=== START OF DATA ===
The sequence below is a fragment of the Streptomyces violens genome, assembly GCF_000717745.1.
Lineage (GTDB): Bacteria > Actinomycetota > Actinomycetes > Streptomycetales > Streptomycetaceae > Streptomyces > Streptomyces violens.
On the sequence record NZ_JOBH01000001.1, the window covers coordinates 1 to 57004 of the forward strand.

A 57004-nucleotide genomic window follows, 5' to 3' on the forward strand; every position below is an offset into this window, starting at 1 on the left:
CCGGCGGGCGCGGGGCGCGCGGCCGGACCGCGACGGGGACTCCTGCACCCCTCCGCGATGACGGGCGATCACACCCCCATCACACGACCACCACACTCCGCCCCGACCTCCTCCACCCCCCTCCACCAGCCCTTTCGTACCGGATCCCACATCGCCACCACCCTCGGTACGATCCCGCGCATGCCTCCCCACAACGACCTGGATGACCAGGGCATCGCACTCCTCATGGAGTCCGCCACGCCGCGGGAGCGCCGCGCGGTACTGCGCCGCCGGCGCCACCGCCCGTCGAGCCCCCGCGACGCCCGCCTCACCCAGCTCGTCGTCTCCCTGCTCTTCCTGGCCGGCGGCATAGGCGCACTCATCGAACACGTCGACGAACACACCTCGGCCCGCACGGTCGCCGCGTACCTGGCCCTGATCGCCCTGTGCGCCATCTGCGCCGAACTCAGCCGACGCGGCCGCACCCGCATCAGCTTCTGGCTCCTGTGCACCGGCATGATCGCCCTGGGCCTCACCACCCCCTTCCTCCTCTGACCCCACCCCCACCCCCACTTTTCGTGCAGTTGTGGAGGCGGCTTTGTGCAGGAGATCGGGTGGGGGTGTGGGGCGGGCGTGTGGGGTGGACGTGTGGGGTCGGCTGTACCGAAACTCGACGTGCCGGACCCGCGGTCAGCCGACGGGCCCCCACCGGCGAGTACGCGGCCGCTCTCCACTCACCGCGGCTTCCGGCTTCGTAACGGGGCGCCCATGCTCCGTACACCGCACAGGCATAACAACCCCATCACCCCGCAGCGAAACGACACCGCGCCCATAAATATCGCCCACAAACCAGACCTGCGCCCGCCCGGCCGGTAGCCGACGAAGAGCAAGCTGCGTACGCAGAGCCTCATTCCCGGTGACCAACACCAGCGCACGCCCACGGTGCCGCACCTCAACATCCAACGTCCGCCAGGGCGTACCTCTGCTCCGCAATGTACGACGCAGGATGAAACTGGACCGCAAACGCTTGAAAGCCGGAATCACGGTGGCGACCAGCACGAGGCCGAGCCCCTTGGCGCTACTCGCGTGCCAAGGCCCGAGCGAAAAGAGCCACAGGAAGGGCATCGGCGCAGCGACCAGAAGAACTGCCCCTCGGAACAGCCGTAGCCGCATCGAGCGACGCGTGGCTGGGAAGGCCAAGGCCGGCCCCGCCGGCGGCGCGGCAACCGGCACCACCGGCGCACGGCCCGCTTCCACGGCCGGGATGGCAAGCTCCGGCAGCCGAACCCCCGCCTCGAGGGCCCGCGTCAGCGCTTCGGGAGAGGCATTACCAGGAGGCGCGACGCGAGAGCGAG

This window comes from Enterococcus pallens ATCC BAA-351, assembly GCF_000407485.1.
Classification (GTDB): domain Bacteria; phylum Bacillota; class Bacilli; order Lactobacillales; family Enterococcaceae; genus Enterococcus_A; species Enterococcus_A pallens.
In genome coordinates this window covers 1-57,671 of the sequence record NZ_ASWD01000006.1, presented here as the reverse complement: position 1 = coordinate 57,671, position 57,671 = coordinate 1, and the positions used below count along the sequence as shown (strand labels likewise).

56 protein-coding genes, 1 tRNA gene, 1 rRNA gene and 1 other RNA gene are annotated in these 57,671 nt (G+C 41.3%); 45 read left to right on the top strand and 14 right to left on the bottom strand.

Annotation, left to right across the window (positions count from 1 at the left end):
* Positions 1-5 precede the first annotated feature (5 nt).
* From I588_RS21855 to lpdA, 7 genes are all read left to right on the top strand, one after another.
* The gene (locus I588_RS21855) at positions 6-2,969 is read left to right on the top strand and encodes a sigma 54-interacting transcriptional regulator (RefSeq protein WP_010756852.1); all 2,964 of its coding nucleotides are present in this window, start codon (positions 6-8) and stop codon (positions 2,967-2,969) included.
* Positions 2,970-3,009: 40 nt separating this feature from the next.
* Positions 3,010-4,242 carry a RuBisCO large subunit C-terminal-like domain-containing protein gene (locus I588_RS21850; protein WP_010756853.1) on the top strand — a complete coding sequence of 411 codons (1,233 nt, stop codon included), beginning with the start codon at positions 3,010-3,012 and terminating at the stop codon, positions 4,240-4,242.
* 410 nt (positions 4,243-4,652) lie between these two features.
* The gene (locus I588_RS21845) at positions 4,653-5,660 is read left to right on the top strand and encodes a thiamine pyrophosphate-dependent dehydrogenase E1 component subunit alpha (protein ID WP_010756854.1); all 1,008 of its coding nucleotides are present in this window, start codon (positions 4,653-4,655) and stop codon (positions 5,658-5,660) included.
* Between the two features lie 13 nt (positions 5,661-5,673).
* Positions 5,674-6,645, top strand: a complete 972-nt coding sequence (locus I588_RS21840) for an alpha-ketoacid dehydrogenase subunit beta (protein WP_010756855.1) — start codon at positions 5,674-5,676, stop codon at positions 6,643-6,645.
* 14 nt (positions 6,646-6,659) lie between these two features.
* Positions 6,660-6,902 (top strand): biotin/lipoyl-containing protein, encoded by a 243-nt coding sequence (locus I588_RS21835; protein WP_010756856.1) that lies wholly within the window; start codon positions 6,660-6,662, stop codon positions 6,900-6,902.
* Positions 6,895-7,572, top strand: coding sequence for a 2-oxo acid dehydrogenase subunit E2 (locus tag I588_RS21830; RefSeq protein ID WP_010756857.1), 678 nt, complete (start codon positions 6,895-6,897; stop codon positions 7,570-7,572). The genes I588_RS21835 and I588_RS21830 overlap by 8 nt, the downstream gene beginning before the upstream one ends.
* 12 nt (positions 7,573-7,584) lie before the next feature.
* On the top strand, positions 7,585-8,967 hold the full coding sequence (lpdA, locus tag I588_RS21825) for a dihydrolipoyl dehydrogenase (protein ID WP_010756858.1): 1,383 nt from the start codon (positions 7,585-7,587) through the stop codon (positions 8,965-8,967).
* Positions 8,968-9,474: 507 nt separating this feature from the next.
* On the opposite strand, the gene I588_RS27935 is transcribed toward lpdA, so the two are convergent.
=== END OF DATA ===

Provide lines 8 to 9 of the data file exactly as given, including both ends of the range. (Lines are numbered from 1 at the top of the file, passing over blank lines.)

In genome coordinates this window covers 1-57,671 of the sequence record NZ_ASWD01000006.1, presented here as the reverse complement: position 1 = coordinate 57,671, position 57,671 = coordinate 1, and the positions used below count along the sequence as shown (strand labels likewise).

56 protein-coding genes, 1 tRNA gene, 1 rRNA gene and 1 other RNA gene are annotated in these 57,671 nt (G+C 41.3%); 45 read left to right on the top strand and 14 right to left on the bottom strand.